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Santa’s elves are apparantly working overtime this year; they’ve magically uncovered these half-dozen new designs by my elusive Art Deco era Mystery Jewelry Maker!

My first holiday surprise was the discovery of a third “finish” on their chains. The basic (naked) chains are brass, and the alternate finish was a silvertone. However, it turns out that they also sometimes used a ‘coppertone’/rosy bronze plating as well, which is unusual and I think quite pretty.

 

1930s bronze mesh choker with brass bow tailsbronze mesh choker v2Here is their fine-mesh necklace with this coppertone finish, paired with a center station in their typical brass finish. An alternate colorway (“finishway”??) of this same necklace can be seen in the More Mystery Maker Discoveries post; that necklace had the brass mesh paired with a silvertone center piece. The photos above clearly show the difference in the brass vs coppertone. The necklace is 15 ½” long.

 

 

 

1930s double leaf pendant with red glass stone berry view 1double leaf pendant with red stone view 2My initial doubts about whether the MJM did indeed sometimes incorporate a glass stone into their designs was dispelled by finding this double-leaf pendant with a red glass “berry”… which now makes three entirely different designs using a glass stone. A single one of these leaves was used in the mesh-chain leaf-and-flower necklace shown in green/white in The Mystery Jewelry Maker Returns and in brown/yellow in Several New Finds. What I am curious about, with this necklace, is whether the fine chain is original. I’ve only found one other pendant on this kind of chain (the green chevron shown first in my third post about this jewelry) and wondered the same thing . The chain is 15” long and the pendant/bale is 2” from top to bottom. (Note: Although the seller described the stone as ‘glass’, the presence of the rivet makes me wonder if it is Bakelite instead.)

 

 

 

art deco two-tone brown enamel mesh bracelet 1930s
two tone brown bracelet detailThe MJM’s chocolate/mocha colorway is one of my favorites, and here it is in a bracelet. The center station is the same as in the green necklace/bracelet set seen in Yet More Mystery Maker Jewelry. Undoubtedly there was a necklace to match this bracelet, which is 6 1/2” long and fastens with their usual box clasp.

 

 

 

green and white double medallion necklaceHere’s a totally new design, using their ‘narrow’ watchband-style flat chain. Although I’ve found the lobed/fan element on two other pieces, the small round medallion is a newcomer. Of course this is one of their typical green shades. I confess I almost bought this necklace for myself but then realized that the medallions would sit directly atop my prominent collarbones, a situation which I know from past experience would be unbearably annoying! The necklace was cited as 16” long which I assume means the green chain rather than the white.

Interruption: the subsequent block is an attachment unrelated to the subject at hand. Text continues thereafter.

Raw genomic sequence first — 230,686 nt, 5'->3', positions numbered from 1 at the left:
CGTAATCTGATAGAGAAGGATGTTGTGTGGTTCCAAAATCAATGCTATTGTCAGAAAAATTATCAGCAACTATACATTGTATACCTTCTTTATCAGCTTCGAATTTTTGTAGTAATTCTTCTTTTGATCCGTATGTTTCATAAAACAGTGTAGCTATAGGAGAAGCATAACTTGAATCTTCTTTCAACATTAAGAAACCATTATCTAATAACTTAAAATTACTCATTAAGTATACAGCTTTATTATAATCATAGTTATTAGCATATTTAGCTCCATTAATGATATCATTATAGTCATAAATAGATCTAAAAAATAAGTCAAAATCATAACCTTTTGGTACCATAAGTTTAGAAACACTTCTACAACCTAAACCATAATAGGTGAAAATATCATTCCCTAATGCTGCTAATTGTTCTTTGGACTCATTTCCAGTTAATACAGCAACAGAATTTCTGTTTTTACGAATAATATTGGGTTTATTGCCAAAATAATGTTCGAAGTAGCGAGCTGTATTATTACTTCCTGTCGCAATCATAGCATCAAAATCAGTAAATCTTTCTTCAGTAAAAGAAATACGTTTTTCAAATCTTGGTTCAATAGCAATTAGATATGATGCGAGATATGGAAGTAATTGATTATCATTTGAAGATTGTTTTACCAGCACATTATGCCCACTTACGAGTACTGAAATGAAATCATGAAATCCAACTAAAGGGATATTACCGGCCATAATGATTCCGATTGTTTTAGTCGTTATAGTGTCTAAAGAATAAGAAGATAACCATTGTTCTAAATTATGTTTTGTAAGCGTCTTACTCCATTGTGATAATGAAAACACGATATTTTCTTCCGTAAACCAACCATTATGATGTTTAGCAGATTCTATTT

A New Link Chain and Clasp

 

1930s brass bow necklace on coppertone chain at AGE OF MINT v11930s brass bow on coppertone chain detailBecause the vast majority of their large bow necklaces use their rectangular link, heavy oval link, or snake chain – all rather substantial – the first time I saw one of these necklaces I assumed the daintier chain was a replacement… and discounted it as a legitimate MJM style, especially since the box clasp was also unfamiliar. As luck would have it, I discovered the coppertone-finish choker and this necklace with the lighter chain also in that finish, within two weeks of each other! A quick revisit of old notes and images turned up the identical necklace (bow, chain, and clasp) in all three MJM finishes. It’s now been added to the roster of their confirmed designs. This necklace is 15” long; the clasp has the brass finish.

medium oval link 2 Unlike their heavier link chain which is plain, these links are prettily stamped in a milgrain pattern. Because I don’t yet know if the fine link chain mentioned above was also one of theirs, I’m calling this their “medium” oval/round link chain… just in case!

 

 

 

art deco silvertone bow necklace at AGE OF MINTart deco silvertone bow necklace at AGE OF MINT view 2Here is the identical necklace but in the silvertone finish overall. It is 14 ½” long. It may well be that this particular clasp was only available in brass or silvertone, thus the coppertone chain got the brass clasp.

 

 

deco era brass bow necklace view 1deco era brass bow necklace view 2And lastly, here is the all-brass version. No specifications were available but it’s safe to assume it was about 15” long, like the others.

 

A New Bow Leads to New Discoveries